It’s a somewhat goulish idea: take a recording of a late, great artist, and shore it up with new backing tracks. It’s been done before, with Natalie Cole’s “duet” with her father, and the remaining Beatles backing a newly-discovered John Lennon solo track. And if you wanna look at it from a contemporary perspective, digital “mashups” that overlay, for instance, Nirvana with Destiny’s Child accomplish the same idea with spooky success.
On “Ray Sings, Basie Swings,” the legendary vocalist is paired up via technology to the current and living version of the Count Basie Orchestra, and the result is a brassy, sassy and sometimes strange album from the grave. Continue reading
Jazz as a genre can span the range from big-band swing, melodic pop standards and mainstream funk-rock , to cool, bop, and way the hell out there.
Branford Marsalis is one musician who not only understands, but also appreciates, the big ol’ umbrella that the word represents. The oldest son in a jazz history-making family, the Brooklyn-born saxophonist has played the pure stuff as well as the pop stuff. He played with Miles, and led the “Tonight Show” band. He performed with his brother, Wynton, and toured with the Grateful Dead.
Despite his dabbling with the “dark side” of pop music, though, no one questions his ability, nor his dedication to, the traditions of jazz. Continue reading
Happy 5th birthday to the iPod.
I was kind of slow to get on the bandwagon, mostly because it was (and still is, although not as much) so damned expensive to join the iPod club.
But like a lot of people, once I got the thing, I was hooked. It’s a cliche to say it but I’ll say it anyway: it changed the way I listen to music, both because it allows me to shuffle through thousands of songs of all genres throughout an entire century of recorded music, and because I can carry all that tunage wherever I go and have private access to the sound library, and not have to listen to the traffic/street noise/supermarket Muzak/lawn mower/sounds of nature. Continue reading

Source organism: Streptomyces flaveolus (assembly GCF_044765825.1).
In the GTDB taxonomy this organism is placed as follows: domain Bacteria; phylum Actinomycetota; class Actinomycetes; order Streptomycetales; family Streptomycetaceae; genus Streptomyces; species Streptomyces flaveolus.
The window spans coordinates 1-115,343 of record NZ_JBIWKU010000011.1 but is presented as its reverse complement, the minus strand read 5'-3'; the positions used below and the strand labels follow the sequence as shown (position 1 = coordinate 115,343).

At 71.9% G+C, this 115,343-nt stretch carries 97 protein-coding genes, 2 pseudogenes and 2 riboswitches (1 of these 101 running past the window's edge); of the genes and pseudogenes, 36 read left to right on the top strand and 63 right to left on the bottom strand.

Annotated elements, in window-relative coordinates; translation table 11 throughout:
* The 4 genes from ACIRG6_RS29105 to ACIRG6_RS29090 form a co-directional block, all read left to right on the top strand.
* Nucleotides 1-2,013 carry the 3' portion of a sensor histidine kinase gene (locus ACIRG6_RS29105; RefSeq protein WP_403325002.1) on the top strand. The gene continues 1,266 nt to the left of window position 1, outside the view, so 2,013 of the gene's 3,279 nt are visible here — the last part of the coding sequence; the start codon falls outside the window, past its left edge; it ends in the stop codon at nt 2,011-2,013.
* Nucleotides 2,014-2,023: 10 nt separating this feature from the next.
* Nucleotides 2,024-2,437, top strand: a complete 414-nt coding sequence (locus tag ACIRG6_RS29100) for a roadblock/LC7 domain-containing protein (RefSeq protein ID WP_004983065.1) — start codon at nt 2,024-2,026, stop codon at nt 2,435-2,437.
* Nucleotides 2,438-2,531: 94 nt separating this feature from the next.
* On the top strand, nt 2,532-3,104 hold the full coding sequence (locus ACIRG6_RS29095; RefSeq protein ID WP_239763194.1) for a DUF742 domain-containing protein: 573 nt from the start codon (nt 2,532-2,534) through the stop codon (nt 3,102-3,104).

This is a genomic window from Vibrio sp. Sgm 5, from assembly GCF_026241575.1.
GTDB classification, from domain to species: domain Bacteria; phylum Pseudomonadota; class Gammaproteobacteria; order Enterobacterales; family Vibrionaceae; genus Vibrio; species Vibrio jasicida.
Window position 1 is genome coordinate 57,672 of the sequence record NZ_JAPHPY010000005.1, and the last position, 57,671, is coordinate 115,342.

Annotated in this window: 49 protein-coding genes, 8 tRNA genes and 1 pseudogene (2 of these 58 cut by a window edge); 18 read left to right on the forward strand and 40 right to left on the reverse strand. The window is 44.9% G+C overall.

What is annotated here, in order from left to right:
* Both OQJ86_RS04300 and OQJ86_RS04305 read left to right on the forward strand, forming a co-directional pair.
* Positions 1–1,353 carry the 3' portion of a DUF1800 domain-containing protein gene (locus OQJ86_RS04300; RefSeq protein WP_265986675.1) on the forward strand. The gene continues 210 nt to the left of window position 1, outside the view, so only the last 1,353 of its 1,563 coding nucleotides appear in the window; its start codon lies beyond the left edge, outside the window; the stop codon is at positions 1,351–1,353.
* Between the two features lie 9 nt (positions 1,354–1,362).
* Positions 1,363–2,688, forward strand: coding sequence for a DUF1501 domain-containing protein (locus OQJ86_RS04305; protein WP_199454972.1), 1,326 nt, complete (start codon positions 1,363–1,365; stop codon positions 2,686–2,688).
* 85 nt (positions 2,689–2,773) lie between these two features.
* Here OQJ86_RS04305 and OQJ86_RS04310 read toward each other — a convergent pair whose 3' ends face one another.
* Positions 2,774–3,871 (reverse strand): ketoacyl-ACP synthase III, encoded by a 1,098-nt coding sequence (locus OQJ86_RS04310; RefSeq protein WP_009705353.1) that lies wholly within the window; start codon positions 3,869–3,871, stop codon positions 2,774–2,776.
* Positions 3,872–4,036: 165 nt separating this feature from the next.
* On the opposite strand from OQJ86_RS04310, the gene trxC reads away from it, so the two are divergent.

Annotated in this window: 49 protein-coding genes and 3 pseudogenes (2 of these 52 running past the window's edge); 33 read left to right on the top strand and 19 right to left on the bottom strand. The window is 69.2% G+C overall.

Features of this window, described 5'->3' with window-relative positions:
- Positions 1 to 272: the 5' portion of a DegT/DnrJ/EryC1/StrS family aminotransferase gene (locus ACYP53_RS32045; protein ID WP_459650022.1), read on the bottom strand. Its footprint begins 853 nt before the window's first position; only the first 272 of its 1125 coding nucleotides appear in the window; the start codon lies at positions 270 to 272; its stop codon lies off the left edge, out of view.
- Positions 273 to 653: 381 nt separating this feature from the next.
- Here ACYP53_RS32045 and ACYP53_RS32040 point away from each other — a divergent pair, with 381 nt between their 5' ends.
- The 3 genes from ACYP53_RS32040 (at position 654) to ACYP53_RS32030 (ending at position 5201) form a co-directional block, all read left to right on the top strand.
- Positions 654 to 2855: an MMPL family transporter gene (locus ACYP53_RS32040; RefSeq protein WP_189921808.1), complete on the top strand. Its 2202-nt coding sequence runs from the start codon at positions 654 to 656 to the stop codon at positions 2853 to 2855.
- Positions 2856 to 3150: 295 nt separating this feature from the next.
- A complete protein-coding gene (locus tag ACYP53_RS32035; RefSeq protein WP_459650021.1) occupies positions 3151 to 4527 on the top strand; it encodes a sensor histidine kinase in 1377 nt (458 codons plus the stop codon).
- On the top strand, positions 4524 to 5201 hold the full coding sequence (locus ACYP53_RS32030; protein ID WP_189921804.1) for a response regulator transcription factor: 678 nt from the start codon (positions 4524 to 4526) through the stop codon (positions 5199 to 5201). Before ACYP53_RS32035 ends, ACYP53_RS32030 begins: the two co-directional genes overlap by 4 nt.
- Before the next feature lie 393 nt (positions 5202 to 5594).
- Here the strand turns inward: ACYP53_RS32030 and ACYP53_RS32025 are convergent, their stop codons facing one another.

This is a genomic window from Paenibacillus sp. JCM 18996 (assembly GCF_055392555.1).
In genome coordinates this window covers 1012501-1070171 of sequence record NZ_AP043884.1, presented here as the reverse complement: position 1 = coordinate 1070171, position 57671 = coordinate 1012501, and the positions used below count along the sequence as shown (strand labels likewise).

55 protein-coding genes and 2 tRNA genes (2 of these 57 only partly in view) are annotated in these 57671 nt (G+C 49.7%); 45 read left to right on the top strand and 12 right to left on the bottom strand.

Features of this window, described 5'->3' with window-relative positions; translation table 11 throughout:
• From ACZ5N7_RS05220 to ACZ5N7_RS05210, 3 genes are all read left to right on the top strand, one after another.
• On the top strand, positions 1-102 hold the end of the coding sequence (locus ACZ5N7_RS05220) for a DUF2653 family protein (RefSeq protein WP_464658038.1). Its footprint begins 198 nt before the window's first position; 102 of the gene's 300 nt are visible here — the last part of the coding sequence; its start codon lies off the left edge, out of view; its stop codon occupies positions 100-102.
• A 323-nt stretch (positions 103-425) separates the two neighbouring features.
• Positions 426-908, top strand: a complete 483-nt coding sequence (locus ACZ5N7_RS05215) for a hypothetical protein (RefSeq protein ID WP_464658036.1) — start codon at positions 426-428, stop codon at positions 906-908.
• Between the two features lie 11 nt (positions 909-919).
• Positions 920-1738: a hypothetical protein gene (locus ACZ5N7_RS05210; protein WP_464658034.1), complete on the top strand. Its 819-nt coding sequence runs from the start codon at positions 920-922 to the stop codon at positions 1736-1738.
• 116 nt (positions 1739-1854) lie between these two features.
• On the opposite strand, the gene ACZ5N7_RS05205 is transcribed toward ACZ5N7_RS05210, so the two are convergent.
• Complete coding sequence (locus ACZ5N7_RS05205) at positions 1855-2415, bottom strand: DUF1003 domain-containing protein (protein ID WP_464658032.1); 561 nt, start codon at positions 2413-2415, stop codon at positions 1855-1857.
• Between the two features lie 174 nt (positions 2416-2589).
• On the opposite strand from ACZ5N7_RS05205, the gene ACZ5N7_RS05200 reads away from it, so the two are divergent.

Pitchfork has published a rambling list of the “200 Greatest Songs of the 1960s,” beginning with the Kinks’ “Sunny Afternoon” at 200 and ands with the Beach Boys’ “God Only Knows” at #1 (presumably — the final 20 aren’t numbered). It’s an interesting list because it’s in a British publication, and these songs were chosen (and reviewed very earnestly) by young rock critics, most if not all I bet who weren’t even born when the ’60s closed out with Altamont and a few months later, Kent State. Continue reading
Think â€œukuleleâ€ and youâ€™ll invariably get a quaintly exotic image in your head (and the wrong pronunciation â€“ itâ€™s â€œoo-koo-leh-leh,â€ not â€œyou-koo-leh-lehâ€): warm sun, swaying grass skirts, coconut bras, colorful cocktails with umbrellas, and palm trees and a beach in the background.
Itâ€™s true, the ukulele is a stringed instrument that was born in Hawaiâ€™i (albeit it has its actual origins in a Portuguese instrument that was brought to the islands by 19th century sailors) and given its name, which means â€œjumping fleaâ€ in Hawaiâ€™ian. And itâ€™s also true that the ukulele, which basically looks and acts like a miniaturized, four-string guitar, has helped spread Hawaiâ€™ian music and culture for a century, since Hawaiian music first caught the fancy of mainlanders during a 1915 exposition in San Francisco.
But the cute little uke isnâ€™t just a tool for strumming up tourism to Honolulu. Continue reading